Ubiquitous Computing

Context Management System


One of the major challenges of ubiquitous computing is the context - What is being used? Who is using it? Where is it being used? When was it last used? How is it being used?

Getting answers to these questions will enable innovative applications and formidable use cases for this data. Everything from finding your keys to locating an unused workspace in a shared environment relies on this kind of data, adding tracking and inventorying capabilities that do not exist yet.


The What and the When are relatively easier problems to solve - former being a reference to self, and the latter being a timestamp pulled from the Internet. However, the Who is a relatively harder problem - with NFC or RFID that are more power-hungry and size-heavy protocols. The Where is an even harder problem - reliable indoor localization does not adapt well and is time consuming to configure. The How, of course, is up to the device, and will be an optional metadata field that a smart device will fill in.

We want to build such a system, keeping track of all these fields for different objects. We want to create an embeddable system that can provide context awareness to the device it is attached to, that stores the history of whenever an object is moved, and logs this data into a data store, opening it up for use by other applications in multi-modal interfaces.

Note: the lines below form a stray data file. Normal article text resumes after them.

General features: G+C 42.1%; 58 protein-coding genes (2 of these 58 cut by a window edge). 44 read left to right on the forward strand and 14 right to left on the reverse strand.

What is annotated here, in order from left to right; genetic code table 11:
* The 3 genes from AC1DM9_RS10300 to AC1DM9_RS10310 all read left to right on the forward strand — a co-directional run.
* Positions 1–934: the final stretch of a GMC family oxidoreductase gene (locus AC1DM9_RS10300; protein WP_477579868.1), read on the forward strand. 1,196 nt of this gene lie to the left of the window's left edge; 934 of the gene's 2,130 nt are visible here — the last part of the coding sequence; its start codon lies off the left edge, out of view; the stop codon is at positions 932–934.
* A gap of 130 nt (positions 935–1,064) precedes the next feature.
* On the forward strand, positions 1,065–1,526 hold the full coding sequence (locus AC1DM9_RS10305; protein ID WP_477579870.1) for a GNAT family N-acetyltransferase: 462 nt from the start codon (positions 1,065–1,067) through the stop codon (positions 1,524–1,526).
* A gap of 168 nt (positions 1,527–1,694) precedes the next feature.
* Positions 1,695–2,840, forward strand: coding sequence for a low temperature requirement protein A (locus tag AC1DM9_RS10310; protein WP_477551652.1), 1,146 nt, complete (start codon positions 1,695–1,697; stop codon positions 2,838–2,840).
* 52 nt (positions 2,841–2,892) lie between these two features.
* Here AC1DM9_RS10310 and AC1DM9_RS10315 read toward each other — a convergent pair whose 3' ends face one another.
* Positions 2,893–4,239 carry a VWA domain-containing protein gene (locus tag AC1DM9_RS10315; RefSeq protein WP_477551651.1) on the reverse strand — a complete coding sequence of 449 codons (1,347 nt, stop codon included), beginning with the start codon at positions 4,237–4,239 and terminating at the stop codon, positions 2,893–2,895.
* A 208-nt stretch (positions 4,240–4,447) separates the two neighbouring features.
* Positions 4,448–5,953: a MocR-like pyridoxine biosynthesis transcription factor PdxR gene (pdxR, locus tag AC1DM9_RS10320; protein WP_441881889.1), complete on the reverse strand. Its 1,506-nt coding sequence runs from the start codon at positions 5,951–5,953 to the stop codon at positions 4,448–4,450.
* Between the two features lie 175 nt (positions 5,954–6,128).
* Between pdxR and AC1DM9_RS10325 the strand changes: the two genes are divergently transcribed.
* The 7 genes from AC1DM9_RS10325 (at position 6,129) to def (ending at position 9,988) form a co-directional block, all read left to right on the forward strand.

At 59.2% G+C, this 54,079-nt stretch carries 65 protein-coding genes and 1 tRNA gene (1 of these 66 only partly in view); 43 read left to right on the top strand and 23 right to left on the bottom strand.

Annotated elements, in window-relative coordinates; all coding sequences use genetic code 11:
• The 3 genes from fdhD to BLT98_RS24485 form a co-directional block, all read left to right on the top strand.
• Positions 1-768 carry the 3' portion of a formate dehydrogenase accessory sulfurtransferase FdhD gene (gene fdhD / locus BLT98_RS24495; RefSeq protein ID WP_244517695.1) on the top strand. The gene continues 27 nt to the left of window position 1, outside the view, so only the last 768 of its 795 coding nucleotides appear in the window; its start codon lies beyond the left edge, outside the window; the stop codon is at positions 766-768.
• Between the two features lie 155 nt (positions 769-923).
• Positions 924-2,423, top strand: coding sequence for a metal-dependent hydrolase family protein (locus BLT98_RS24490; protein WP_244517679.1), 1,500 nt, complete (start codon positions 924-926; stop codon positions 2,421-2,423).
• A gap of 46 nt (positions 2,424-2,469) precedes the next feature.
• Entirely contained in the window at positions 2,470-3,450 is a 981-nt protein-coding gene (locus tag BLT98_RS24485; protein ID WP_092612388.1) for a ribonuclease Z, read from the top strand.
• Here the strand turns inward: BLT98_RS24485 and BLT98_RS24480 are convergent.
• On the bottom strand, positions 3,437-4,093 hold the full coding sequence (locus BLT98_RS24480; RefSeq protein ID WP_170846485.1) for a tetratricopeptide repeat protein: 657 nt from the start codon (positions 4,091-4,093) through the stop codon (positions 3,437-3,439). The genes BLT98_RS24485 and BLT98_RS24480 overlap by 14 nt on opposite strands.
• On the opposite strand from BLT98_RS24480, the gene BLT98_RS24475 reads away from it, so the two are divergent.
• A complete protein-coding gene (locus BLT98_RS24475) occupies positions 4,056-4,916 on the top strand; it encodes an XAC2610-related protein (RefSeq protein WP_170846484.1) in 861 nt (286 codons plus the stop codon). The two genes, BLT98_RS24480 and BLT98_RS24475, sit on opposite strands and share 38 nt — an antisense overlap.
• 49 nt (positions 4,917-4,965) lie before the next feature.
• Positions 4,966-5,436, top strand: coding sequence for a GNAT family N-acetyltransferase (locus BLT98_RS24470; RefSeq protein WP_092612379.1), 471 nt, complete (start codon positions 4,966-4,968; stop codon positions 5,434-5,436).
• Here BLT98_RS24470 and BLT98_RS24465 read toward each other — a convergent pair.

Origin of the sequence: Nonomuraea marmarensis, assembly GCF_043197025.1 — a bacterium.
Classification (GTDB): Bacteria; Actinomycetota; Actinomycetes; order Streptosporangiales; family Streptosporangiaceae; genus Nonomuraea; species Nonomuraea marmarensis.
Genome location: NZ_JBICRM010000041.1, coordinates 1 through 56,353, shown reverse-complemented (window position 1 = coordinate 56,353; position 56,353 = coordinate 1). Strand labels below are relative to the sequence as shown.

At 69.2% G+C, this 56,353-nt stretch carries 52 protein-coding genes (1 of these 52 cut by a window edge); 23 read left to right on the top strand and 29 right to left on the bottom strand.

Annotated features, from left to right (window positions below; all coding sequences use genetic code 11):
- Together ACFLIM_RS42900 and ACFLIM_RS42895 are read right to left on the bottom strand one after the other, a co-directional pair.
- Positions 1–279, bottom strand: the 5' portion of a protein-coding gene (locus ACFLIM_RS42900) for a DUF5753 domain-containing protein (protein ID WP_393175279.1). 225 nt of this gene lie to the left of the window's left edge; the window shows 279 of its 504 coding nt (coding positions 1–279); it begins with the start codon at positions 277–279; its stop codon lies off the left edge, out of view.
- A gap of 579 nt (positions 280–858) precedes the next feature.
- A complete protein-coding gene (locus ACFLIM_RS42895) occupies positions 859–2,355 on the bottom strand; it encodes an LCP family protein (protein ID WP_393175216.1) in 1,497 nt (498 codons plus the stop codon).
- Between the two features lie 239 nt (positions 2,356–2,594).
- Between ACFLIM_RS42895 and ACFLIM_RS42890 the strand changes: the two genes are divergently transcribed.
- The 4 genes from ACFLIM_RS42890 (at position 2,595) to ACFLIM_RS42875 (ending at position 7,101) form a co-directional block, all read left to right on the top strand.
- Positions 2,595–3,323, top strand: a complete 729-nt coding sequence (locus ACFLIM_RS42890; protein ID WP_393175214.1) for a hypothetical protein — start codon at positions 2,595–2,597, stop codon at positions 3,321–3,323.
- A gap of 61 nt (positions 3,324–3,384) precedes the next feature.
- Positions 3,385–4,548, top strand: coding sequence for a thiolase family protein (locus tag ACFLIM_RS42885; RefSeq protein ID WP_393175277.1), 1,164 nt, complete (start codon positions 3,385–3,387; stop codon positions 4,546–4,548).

An RFID reader
An RFID reader from Datalogic, similar in shape to what we hope to implement

Type Class, Team project Role Architecture, Component Sourcing, Hardware Design, Use Case Demonstration Duration 4 months (Jan 2018 - Apr 2018) Tools Arduino, Raspberry Pi, RF Protocols, Audio Interfacing, Conversational UIs, Databases Objectives System and Solution Architecture, Context Gathering, Ubiquitous Computing, Signal Processing, Indoor Localization, Power Optimization


Anticipated Results

Context-sensing, in architecture terminology, is a "cross-cutting" concern within and across most, if not all, IoT applications. Hence the solution can be designed as a generalized component that will serve all such applications, perhaps with some configuration capability.

For example, a VR program could use this data to place things in a virtual world as it is in the real world. A store can keep track of who picked what, similar to Amazon Go. We will add more details as we progress through the project.